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University of Michigan School of Information


Faces of UMSI: Clayton Zimmerman

A photo of Clayton Zimmerman sitting in the Computer and Video Game Archive

Clayton Zimmerman firmly believes archives should be welcoming. And if you walk into U-M’s Computer and Video Game Archive, where Zimmerman greets visitors as an archives assistant, you’re more likely to feel giddy than intimidated.

Housing an interactive collection of video games, consoles and board games from the 1970s to present, the CVGA is a hybrid of a Blockbuster store and your childhood best friend’s basement. 

A photo of Clayton Zimmerman among the collection in the Computer and Video Game Archive
Clayton Zimmerman poses for a photo in U-M's Computer and Video Game Archive.

Zimmerman first visited when they were an undergraduate and Go Blue Guarantee recipient at U-M, majoring in computer science. “It was a Willy Wonka’s Chocolate Factory moment for me,” they recall. “I was like, ‘Oh, you can do that as a job?’”

Now, they are an MSI student at UMSI, studying library science and digital archives. “I knew, coming out of undergrad, that I didn't want to go into software. I wanted to go into something that's more person-facing on a day-to-day basis — more in the realm of a helping profession,” they explain. 

They taught fourth graders in Chicago through City Year, then moved back home to Michigan, where they worked as a page, then library assistant, in the Lansing library system. While interacting with the library’s patrons and collection, Zimmerman had a feeling similar to hitting the perfect drift in a game of Mario Kart — it just felt right. They wanted to continue on the path to becoming a librarian by getting a master’s degree.

“The Graduate Guarantee made it a very easy and enthusiastic decision to come back to U-M,” Zimmerman says, after they were admitted both to UMSI and a program in Maryland. “I was very grateful to find out that opportunity was available.”

One year in, Zimmerman says the MSI has broadened their perspective on what is possible in the field of information. First semester, they took SI 580: Understanding Records and Archives with assistant professor of information Patricia Garcia — a course that solidified their interest in archives.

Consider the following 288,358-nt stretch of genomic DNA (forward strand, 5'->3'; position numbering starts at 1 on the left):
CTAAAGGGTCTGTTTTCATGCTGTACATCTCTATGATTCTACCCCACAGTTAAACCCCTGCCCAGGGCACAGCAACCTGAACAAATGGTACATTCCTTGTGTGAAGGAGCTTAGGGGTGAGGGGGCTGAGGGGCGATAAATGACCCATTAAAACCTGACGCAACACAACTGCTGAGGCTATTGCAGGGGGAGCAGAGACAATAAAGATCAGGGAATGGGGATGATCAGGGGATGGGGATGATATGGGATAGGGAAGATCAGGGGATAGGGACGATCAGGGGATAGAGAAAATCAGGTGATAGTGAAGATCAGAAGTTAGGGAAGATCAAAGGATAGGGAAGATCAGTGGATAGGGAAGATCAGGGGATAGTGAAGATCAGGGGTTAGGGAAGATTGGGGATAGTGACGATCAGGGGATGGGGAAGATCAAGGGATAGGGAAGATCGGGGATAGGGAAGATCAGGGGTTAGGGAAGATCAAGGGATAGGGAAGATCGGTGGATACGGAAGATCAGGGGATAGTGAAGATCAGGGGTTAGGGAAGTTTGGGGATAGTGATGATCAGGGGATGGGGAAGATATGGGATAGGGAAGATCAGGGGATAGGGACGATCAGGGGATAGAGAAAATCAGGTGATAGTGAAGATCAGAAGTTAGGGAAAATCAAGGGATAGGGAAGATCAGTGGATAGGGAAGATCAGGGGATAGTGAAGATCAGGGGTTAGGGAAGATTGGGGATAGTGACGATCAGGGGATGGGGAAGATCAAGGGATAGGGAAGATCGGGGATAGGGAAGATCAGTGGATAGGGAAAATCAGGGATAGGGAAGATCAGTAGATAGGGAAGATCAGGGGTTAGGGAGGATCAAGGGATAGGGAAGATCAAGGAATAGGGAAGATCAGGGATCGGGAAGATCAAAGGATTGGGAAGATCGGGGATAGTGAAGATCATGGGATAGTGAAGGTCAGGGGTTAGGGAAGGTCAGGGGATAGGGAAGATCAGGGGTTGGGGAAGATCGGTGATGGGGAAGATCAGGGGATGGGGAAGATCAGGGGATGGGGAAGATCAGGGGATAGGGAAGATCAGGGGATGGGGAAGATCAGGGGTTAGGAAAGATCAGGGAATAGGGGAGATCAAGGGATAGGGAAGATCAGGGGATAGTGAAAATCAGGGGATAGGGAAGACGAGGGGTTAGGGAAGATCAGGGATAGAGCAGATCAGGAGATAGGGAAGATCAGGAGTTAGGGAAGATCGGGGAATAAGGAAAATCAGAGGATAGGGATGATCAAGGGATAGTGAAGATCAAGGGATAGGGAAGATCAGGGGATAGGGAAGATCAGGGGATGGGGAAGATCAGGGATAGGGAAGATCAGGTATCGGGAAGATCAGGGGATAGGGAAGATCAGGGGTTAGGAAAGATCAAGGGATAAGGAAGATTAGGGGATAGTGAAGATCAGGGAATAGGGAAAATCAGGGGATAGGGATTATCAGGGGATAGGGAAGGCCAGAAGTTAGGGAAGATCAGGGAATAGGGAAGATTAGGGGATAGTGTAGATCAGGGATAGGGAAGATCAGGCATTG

“She talked about how pasts are constructed,” they say, “and how much power there is in the archive.” 

This semester, they decided on digital curation as their specialization within the program, which speaks to their own past. 

“My whole life, I've been interested in Internet culture and digital objects and digital spaces, as someone who, in a town of 1,200 people, would say that I also very much grew up online,” Zimmerman says. While their upbringing was shaped by their rurall surroundings, it was also shaped by the “strange, extra texture of being part of online communities.” 

In the CVGA, where Zimmerman works part time, visitors encounter a familiar texture, running their hands along the spines of cases and ROM cartridges. They can select a game — maybe one from their childhood — and play it with the original hardware and accessories. “I think there's something really powerful in recreating the experience of engaging with that artifact,” Zimmerman says. 

This work also brings them face-to-face with a longstanding debate — one that is central to their field of study. Over the years, they’ve witnessed public backlash against video games, including claims that video games are obscene and concern that they might negatively impact children. 

“I think that really echoes, or rhymes with, what we’re seeing happen right now in libraries, with this huge pushback against progressive values and fair representation of people of color and queer people, where people say, ‘Whoa! Think of the children. We need to protect them from this dangerous media,’” Zimmerman says. 

They point out that video games are now afforded protection under the First Amendment, following a 2011 Supreme Court ruling that cited their ability to communicate ideas, like books, movies, plays and other forms of art. 

At the CVGA, Zimmerman leads class tours and aids students with research for media studies, gender studies and English courses, helping them “read games as texts.” They find themself thinking about “how the past gets passed on” not only through letters, memos and photographs, but through retro games, controllers and instructional manuals. 

They are experiencing, firsthand, what it looks like to connect people with information, in a setting in which even newcomers and non-experts feel welcomed into the fold. 

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